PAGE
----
The Hope Fault is a riveting novel that elegantly achieves a vision of family and history that lingers beyond the page.
JEREMIAH ROOD (August 27, 2018)
El Asombroso Pez Acuarela
Two fish, or dos peces, talk to each other from across their bowls, separated by a row of books. Imaginations run wild in alternating verses that rhyme in both English and Spanish as they speculate what wonders might exist in the vast world beyond. Watercolor brushes and palettes submerge until sepia tones with bold backgrounds blend into a rainbow explosion of far-off islands and castles, flying ships, fantastical creatures, and two very special peces.
PALLAS GATES MCCORQUODALE (October 27, 2018)
A Journey through Our Cultural Fascination with the Macabre
In The Frighteners: A Journey Through Our Cultural Fascination with the Macabre, Reverend Peter Laws simultaneously serves as scholarly tour guide and terror-driven participant through terrains inhabited by vampires, biblical characters, horror movies, zombies, video games, murderabilia, historical ruins, and fairy tales. Logic seems to justify the argument that today’s fascination with violence parallels increasingly violent cultures—until, without warning, common sense falls prey to meticulously documented studies, quotes, examples, and statistics.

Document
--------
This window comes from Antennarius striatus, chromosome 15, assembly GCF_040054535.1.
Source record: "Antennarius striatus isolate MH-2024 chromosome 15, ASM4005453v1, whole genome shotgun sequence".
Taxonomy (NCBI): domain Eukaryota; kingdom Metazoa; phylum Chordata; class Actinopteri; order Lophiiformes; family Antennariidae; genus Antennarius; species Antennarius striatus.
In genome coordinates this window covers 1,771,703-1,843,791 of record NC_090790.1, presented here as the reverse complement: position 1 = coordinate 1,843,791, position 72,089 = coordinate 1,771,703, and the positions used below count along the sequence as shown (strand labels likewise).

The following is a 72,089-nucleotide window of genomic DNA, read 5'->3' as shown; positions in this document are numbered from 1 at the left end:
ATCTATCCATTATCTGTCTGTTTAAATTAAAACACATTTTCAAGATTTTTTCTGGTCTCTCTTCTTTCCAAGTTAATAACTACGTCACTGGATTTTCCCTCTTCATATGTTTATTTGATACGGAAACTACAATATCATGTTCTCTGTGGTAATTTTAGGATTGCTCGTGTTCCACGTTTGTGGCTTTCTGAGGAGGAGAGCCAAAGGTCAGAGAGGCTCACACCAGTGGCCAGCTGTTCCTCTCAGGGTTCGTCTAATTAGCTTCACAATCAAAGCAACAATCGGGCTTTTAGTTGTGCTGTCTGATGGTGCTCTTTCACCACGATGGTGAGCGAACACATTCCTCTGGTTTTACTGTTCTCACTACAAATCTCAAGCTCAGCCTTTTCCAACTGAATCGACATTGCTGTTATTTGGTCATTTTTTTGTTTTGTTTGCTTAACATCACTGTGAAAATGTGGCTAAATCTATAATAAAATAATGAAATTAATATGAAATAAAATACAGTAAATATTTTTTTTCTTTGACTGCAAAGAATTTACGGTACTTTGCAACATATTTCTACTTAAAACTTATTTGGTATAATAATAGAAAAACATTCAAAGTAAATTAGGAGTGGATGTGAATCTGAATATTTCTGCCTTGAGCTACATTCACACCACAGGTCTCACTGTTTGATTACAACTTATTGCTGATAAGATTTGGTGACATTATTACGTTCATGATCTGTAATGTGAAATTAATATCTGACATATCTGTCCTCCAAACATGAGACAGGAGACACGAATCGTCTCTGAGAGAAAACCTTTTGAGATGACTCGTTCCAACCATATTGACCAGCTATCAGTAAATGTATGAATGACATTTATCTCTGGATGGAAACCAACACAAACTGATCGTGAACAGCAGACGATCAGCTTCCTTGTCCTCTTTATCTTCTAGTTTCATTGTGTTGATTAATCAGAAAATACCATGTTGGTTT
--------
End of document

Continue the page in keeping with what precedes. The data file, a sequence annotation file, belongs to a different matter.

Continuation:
Can a Baptist minister enamored of the dark side persuasively argue that devotion to a clerical profession and a lifelong passion for horror are not as contradictory as they appear? Can he prove his hypothesis that voluntary exposure to terror and death benefits society, while regulating such exposure could harm it? Through a unique blend of personal experience, research, and humor, he can and does.